JediHamster
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I have been accepted to both universities to read/study Economics with the LSE giving me a conditional offer(A*AA+Pass in A2 FM) while Cornell, just like other US universities, an implicit unconditional offer. It would be great if anyone kind enough would give me some inputs on how both schools would stand in Economics or in the Social Sciences. I have never thought of getting any of the Ivy League in my application given the last minute nature of my unedited application essays, forgive me for my lack of sufficient prior research.

Financing is not an issue, I'm currently on a full government sponsorship (somewhere in Asia) which includes every relevant expenses during my studies. I am also not concerned about the flexibility factor, given that my sponsors dictate that I have to do Economics for my undergraduate degree regardless.

How would both universities stand in terms of prospects of graduate entry in the future? How do both fare in the market - banking, government etc (in regards to Europe, North America and maybe Asian countries as well)? Specifically also, how do Central Banks, policy makers or think tanks view economists from either schools?

Any valuable answers to any unmentioned questions/issues would also be useful. Please and thank you, everyone!
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BnThereDnThat
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(Original post by JediHamster)
I have been accepted to both universities to read/study Economics with the LSE giving me a conditional offer(A*AA+Pass in A2 FM) while Cornell, just like other US universities, an implicit unconditional offer. It would be great if anyone kind enough would give me some inputs on how both schools would stand in Economics or in the Social Sciences. I have never thought of getting any of the Ivy League in my application given the last minute nature of my unedited application essays, forgive me for my lack of sufficient prior research.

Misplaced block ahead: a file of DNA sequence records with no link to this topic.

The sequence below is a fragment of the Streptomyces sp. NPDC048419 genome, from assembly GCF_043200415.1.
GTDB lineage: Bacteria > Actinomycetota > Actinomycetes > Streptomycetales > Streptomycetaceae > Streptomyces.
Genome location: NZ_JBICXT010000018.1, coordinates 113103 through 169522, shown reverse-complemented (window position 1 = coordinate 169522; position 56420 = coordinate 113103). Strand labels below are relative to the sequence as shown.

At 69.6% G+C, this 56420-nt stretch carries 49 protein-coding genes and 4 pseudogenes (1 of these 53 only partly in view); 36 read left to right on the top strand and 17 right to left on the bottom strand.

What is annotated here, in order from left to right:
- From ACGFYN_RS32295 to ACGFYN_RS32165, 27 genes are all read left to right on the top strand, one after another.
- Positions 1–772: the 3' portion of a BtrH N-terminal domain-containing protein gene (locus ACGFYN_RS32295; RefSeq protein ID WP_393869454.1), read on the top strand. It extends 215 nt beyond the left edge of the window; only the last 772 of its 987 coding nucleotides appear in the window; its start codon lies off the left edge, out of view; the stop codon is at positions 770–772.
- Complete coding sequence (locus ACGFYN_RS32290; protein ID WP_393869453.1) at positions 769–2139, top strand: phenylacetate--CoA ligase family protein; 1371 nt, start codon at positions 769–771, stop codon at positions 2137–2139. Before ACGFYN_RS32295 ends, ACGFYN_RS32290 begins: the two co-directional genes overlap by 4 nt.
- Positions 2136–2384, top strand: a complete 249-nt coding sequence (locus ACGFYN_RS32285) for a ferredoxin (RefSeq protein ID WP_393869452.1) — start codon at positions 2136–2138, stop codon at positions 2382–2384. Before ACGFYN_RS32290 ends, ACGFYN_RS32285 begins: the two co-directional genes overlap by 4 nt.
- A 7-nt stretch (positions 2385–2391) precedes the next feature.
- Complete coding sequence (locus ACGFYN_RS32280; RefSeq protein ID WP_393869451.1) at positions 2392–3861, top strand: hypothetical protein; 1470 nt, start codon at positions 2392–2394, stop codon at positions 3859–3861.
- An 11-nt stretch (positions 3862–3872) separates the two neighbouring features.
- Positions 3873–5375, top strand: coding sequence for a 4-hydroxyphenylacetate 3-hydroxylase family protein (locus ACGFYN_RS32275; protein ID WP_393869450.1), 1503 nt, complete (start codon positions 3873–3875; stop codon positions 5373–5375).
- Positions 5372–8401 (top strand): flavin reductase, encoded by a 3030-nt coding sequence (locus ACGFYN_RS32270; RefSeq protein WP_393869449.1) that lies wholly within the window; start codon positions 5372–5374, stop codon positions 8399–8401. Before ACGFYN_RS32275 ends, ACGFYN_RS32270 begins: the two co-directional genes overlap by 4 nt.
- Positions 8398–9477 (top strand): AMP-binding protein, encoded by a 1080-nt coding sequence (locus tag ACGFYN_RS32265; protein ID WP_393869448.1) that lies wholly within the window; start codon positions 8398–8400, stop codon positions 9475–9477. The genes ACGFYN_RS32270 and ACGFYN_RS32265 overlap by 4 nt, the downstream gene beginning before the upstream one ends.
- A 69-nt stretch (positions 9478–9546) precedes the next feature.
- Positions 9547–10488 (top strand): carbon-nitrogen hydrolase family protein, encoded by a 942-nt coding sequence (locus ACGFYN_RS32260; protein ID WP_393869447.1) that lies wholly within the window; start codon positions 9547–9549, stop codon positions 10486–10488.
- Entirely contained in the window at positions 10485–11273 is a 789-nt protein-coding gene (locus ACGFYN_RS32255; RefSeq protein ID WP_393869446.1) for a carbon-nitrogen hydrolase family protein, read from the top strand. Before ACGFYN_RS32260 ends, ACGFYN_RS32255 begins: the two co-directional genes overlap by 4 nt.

Financing is not an issue, I'm currently on a full government sponsorship (somewhere in Asia) which includes every relevant expenses during my studies. I am also not concerned about the flexibility factor, given that my sponsors dictate that I have to do Economics for my undergraduate degree regardless.

How would both universities stand in terms of prospects of graduate entry in the future? How do both fare in the market - banking, government etc (in regards to Europe, North America and maybe Asian countries as well)? Specifically also, how do Central Banks, policy makers or think tanks view economists from either schools?

Any valuable answers to any unmentioned questions/issues would also be useful. Please and thank you, everyone!
Hello,
Will give you my 2 pennies based on my experience: I did my BSc in Econ at LSE, and my Masters at Oxford, and PhD at Cambridge. My brother went to Princeton to double-major in Engineering and Economics, so I used to tutor my brother quite a lot and am familiar with the curriculum in Princeton and other top US universities (I also taught in another institution).